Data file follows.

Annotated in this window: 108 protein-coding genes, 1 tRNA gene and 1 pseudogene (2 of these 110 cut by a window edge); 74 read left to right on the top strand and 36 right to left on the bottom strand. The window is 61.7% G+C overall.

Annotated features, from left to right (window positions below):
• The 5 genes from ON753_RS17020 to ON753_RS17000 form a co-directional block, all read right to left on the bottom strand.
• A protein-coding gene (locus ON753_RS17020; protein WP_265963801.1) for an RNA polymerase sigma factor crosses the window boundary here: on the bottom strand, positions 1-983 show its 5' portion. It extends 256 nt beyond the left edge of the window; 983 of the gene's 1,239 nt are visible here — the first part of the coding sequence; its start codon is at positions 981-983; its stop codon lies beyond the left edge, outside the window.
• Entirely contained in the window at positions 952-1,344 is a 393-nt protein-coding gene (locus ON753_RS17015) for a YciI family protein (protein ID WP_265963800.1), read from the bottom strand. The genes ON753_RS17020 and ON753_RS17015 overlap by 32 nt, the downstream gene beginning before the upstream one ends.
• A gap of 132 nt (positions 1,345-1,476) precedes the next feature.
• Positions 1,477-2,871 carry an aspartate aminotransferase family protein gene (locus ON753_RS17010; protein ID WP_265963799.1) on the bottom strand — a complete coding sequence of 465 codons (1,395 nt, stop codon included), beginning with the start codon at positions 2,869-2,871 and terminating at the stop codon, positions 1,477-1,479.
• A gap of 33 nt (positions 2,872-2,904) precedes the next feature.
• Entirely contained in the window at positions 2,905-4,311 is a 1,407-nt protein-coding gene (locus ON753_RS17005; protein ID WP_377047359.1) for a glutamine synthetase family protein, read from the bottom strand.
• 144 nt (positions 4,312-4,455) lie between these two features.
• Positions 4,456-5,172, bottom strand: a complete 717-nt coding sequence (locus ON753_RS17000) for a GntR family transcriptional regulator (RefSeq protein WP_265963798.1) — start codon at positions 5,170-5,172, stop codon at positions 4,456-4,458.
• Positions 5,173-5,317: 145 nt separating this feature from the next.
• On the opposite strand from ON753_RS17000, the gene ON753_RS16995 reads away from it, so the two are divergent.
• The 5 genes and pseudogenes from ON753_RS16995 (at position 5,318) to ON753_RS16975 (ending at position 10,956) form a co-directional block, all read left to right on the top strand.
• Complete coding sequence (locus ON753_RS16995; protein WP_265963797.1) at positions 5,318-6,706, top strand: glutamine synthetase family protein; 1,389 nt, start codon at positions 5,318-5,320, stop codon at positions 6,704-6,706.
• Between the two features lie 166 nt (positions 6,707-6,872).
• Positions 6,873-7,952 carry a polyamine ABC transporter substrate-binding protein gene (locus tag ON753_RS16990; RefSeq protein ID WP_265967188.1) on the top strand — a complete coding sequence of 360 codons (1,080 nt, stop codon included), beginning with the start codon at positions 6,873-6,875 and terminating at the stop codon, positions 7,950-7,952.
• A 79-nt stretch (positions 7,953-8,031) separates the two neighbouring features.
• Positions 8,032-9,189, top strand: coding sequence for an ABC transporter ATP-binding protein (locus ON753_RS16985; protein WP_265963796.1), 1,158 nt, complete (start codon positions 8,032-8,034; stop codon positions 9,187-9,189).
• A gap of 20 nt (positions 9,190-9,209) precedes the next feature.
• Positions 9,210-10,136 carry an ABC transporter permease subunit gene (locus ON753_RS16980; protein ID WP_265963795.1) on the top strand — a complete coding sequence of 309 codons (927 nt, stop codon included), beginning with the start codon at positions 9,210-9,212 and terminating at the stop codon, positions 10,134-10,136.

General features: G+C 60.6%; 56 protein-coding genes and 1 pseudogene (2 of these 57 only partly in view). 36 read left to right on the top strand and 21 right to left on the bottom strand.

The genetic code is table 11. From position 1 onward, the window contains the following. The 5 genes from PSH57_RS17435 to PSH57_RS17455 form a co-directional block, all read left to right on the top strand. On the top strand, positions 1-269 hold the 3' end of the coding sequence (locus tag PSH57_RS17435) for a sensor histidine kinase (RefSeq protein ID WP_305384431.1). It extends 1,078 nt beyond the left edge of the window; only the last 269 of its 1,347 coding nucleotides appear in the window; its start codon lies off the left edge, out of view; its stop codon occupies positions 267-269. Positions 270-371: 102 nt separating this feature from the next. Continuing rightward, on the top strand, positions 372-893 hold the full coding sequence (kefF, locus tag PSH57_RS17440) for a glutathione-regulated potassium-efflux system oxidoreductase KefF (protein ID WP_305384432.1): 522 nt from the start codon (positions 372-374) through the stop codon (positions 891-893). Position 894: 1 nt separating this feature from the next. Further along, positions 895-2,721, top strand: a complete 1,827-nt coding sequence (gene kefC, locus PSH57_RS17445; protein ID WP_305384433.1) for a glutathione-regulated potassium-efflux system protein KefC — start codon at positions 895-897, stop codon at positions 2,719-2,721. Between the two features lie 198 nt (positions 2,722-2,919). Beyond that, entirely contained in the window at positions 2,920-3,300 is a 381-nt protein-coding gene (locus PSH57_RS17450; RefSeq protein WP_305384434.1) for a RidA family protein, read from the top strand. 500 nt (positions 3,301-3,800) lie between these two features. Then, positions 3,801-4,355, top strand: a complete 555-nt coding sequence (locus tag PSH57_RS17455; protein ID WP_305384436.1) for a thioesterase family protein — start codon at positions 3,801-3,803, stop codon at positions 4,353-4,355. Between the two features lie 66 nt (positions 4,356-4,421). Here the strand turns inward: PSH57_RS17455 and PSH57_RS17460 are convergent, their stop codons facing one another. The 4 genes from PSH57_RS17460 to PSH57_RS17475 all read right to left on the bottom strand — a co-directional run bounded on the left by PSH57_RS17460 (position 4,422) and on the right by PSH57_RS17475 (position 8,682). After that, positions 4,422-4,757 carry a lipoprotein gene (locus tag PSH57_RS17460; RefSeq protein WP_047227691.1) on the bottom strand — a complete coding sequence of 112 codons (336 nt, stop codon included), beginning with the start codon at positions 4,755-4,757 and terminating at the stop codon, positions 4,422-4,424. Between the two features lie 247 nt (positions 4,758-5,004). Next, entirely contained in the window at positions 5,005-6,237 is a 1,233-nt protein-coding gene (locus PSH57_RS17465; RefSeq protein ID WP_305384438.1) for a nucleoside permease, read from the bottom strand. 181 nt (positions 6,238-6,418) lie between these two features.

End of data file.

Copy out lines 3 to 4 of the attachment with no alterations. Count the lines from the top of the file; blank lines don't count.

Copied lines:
• The 5 genes from ON753_RS17020 to ON753_RS17000 form a co-directional block, all read right to left on the bottom strand.
• A protein-coding gene (locus ON753_RS17020; protein WP_265963801.1) for an RNA polymerase sigma factor crosses the window boundary here: on the bottom strand, positions 1-983 show its 5' portion. It extends 256 nt beyond the left edge of the window; 983 of the gene's 1,239 nt are visible here — the first part of the coding sequence; its start codon is at positions 981-983; its stop codon lies beyond the left edge, outside the window.